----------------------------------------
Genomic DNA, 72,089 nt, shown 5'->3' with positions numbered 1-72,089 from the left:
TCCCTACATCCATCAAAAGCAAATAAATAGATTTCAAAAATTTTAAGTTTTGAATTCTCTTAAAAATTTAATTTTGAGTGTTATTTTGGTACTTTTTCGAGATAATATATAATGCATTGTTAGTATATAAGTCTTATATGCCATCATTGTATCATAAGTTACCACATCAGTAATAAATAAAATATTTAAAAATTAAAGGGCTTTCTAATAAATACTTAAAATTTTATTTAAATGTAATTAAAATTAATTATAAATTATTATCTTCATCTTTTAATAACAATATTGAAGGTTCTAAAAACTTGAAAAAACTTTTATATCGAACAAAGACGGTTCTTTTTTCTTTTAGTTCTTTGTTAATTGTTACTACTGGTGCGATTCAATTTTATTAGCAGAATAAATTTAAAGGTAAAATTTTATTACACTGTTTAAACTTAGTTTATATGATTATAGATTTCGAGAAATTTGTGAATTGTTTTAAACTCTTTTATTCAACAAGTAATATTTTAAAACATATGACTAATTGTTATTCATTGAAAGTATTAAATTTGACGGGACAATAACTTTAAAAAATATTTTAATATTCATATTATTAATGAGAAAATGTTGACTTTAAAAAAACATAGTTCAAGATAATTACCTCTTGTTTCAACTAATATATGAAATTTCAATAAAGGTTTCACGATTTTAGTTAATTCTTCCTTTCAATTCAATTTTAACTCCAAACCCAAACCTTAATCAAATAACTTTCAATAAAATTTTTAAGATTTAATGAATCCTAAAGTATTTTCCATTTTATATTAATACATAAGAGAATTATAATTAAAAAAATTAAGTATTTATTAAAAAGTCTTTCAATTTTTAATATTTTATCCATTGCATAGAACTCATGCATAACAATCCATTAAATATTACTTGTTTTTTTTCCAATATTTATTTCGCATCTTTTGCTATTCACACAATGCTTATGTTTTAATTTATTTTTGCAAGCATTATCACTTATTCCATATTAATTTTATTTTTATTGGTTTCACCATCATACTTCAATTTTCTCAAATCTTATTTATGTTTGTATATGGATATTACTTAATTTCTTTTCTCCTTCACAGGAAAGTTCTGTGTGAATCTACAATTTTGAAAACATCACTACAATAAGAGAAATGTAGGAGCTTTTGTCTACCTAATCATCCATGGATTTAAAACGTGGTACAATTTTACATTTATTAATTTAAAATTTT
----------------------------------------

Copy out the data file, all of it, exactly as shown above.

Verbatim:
Genomic DNA, 72,089 nt, shown 5'->3' with positions numbered 1-72,089 from the left:
TCCCTACATCCATCAAAAGCAAATAAATAGATTTCAAAAATTTTAAGTTTTGAATTCTCTTAAAAATTTAATTTTGAGTGTTATTTTGGTACTTTTTCGAGATAATATATAATGCATTGTTAGTATATAAGTCTTATATGCCATCATTGTATCATAAGTTACCACATCAGTAATAAATAAAATATTTAAAAATTAAAGGGCTTTCTAATAAATACTTAAAATTTTATTTAAATGTAATTAAAATTAATTATAAATTATTATCTTCATCTTTTAATAACAATATTGAAGGTTCTAAAAACTTGAAAAAACTTTTATATCGAACAAAGACGGTTCTTTTTTCTTTTAGTTCTTTGTTAATTGTTACTACTGGTGCGATTCAATTTTATTAGCAGAATAAATTTAAAGGTAAAATTTTATTACACTGTTTAAACTTAGTTTATATGATTATAGATTTCGAGAAATTTGTGAATTGTTTTAAACTCTTTTATTCAACAAGTAATATTTTAAAACATATGACTAATTGTTATTCATTGAAAGTATTAAATTTGACGGGACAATAACTTTAAAAAATATTTTAATATTCATATTATTAATGAGAAAATGTTGACTTTAAAAAAACATAGTTCAAGATAATTACCTCTTGTTTCAACTAATATATGAAATTTCAATAAAGGTTTCACGATTTTAGTTAATTCTTCCTTTCAATTCAATTTTAACTCCAAACCCAAACCTTAATCAAATAACTTTCAATAAAATTTTTAAGATTTAATGAATCCTAAAGTATTTTCCATTTTATATTAATACATAAGAGAATTATAATTAAAAAAATTAAGTATTTATTAAAAAGTCTTTCAATTTTTAATATTTTATCCATTGCATAGAACTCATGCATAACAATCCATTAAATATTACTTGTTTTTTTTCCAATATTTATTTCGCATCTTTTGCTATTCACACAATGCTTATGTTTTAATTTATTTTTGCAAGCATTATCACTTATTCCATATTAATTTTATTTTTATTGGTTTCACCATCATACTTCAATTTTCTCAAATCTTATTTATGTTTGTATATGGATATTACTTAATTTCTTTTCTCCTTCACAGGAAAGTTCTGTGTGAATCTACAATTTTGAAAACATCACTACAATAAGAGAAATGTAGGAGCTTTTGTCTACCTAATCATCCATGGATTTAAAACGTGGTACAATTTTACATTTATTAATTTAAAATTTT